- The Washington Times - Wednesday, November 18, 2009

ANALYSIS/OPINION:

Daily news reports - which inevitably shape international public opinion about Afghanistan’s recent elections - continue to focus on voting irregularities without examining the environment, in which these irregularities actually took place. Objectively analyzed, however, it is easy to conclude that Afghan elections neither took place in Switzerland nor in the State of Florida.

Rather, Aug. 20 in Afghanistan witnessed another day of intense violence including the killing, maiming, kidnapping and intimidating of innocent civilians in an already deteriorating security situation, particularly in those areas where voting irregularities were reported.

As we know, security has been declining in Afghanistan since 2004, when the first presidential elections were conducted in the country. But because the last U.S. administration took its eyes off Afghanistan as early as 2002 and increasingly focused on the Iraq war, indeed, “a war of choice” over a “war of necessity” in Afghanistan, the Taliban and al Qaeda effectively began regrouping in Pakistan, from where they have rapidly expanded their terrorist operations across the border into Afghanistan, in the following years.

Hence, as each year has passed since 2002, the Taliban insurgency has increasingly gained momentum to fill the security and governance gaps in areas of Afghanistan, where the government is either too weak or entirely absent.

This is yet to change because although the international community helped Afghanistan create permanent state institutions by adopting the Bonn Agreement in the wake of the fall of the Taliban in 2001, it has so far failed to implement a well-coordinated and sufficiently resourced strategy to build and enable the post-Taliban Afghan state to govern and defend itself.

Therefore, in the months, weeks and days leading to the elections in August, a fully resurgent Taliban and al Qaeda terrorist alliance had been trying hard to score a strategic victory by preventing the elections from taking place at all. And that is why for the first time in eight years, the commander of International Security Assistance Force (ISAF), Gen. Stanley A. McChrystal, highlighted in a comprehensive assessment - leaked in late August - what is most urgently needed to rescue Afghanistan and to disrupt, dismantle and defeat the Taliban and al Qaeda in the region.

But despite the Taliban’s efforts to derail the election process in Afghanistan, the presidential and provincial candidates campaigned hard in the pre-election period, while millions of Afghans braved many threats to their lives and turned out to cast their ballot on Aug. 20.

Some 30 presidential candidates along with some 82 vice-presidential candidates contested the election. We shouldn’t, of course, forget about some 3,195 provincial council candidates, who ran for 420 seats across Afghanistan. Like 2004 and 2005 elections, women actively participated in the election process this year; there were two female presidential candidates and seven vice-presidential candidates running with their male counterparts.

Also, the number of women, challenging provincial council seats, increased by 20 percent compared to the 2004 and 2005 elections.

More important, Afghan presidential and provincial candidates reached beyond their ethnic bases. Candidates with different ethno-sectarian backgrounds focused on issue-based rather than ethnic- or personality-based platforms. And for the first time in our history, the leading candidates took part in a series of Western-style presidential debates to discuss their visions of “change” or “continuity.” Afghans across the country either watched or listened to these important debates, and welcomed this constructive development in the Afghan election politics.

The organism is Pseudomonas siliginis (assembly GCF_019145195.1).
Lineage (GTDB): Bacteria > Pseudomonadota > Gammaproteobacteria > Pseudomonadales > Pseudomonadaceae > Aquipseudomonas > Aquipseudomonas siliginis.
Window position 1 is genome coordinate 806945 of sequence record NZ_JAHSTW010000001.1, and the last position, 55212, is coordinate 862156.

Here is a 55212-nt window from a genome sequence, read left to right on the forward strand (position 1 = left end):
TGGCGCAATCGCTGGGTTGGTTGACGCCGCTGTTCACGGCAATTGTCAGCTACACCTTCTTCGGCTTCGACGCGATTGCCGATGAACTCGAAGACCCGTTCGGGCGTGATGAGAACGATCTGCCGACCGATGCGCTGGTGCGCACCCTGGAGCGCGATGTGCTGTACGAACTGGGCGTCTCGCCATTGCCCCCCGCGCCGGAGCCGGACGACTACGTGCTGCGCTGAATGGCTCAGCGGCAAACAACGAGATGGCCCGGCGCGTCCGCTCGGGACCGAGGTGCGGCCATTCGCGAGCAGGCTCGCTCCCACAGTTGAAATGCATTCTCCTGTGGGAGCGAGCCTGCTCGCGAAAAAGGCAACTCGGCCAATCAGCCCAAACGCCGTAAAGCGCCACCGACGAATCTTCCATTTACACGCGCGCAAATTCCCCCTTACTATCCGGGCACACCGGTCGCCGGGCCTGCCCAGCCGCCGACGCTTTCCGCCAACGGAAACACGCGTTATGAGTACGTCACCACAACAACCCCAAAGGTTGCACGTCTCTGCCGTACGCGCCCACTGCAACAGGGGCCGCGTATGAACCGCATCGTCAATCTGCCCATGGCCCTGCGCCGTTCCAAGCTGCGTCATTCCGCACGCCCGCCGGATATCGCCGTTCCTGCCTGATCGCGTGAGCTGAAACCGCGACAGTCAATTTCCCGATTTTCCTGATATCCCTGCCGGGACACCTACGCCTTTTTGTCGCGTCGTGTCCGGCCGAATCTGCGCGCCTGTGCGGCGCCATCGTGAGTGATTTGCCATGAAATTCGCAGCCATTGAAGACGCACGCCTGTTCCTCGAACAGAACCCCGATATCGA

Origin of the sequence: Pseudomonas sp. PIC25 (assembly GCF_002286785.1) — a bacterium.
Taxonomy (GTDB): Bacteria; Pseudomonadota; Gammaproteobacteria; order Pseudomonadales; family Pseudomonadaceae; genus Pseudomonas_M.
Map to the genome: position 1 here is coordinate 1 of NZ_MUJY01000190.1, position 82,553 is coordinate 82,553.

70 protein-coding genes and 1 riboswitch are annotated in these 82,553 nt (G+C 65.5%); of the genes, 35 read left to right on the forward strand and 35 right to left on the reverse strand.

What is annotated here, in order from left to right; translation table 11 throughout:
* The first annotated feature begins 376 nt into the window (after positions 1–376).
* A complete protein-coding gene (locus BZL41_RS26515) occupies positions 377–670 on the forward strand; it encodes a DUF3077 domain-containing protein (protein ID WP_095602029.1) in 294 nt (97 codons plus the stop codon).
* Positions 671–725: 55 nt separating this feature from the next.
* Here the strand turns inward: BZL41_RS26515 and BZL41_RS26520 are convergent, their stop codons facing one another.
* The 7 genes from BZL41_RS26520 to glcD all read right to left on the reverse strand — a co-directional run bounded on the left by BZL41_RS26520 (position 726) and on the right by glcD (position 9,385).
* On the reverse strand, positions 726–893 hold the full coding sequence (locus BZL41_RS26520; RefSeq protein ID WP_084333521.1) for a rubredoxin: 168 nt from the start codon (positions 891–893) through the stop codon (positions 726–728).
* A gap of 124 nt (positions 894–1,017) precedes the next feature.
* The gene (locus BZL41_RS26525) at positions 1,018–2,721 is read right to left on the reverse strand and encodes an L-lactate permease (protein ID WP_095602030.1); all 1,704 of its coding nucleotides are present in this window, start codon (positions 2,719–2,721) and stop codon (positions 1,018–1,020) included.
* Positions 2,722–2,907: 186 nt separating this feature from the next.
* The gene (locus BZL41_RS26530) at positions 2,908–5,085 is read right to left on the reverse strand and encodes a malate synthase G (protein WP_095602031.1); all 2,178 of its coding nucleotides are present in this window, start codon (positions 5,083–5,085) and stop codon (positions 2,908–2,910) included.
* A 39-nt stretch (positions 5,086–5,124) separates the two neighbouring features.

These positive but underreported aspects of the Afghan election notwithstanding, the growing terrorist activities of the Taliban and al Qaeda since 2002, which only intensified on the election day, had intimidated and threatened Afghans enough to ensure a low voter turnout Aug. 20.

As a result, intense violence and insecurity in some areas in the south and east of Afghanistan prevented national and international election observers from monitoring the voting there.

This led to the reported irregularities, which the Afghan Independent Election Commission and the Electoral Complaints Commission subsequently resolved.

Now, turning to what to expect in the critical postelection period, international experience is quite instructive. Indeed, it is clear that holding elections is just a democratic exercise that must happen. What, however, matters the most, in the case of Afghanistan, is the extent to which the international community will firmly commit to a strategic partnership with the country’s postelection leadership to help build, reform, and equip the Afghan security and governance institutions - both on the national and sub-national levels - so that peace and democracy will take root and evolve overtime to become sustainable in Afghanistan.

As far as Afghans are concerned, every recent poll indicates they are unconditionally committed to democratic security and a future with the international community, not with the Taliban again. The United States, Afghanistan and their nation-partners must capitalize on this strategic asset by simply delivering on the basic expectations of the Afghan people.

And those Afghan expectations certainly are not about the overnight transformation of our prewar least-developed and postwar most-destroyed country. But expectations are about the minimum of ensuring a stable Afghanistan that will not serve as a transnational terrorist base again, as it once did in 1990, which unfortunately led to the tragedy of Sept. 11, 2001.

M. Ashraf Haidari is the political counselor of the Embassy of Afghanistan.

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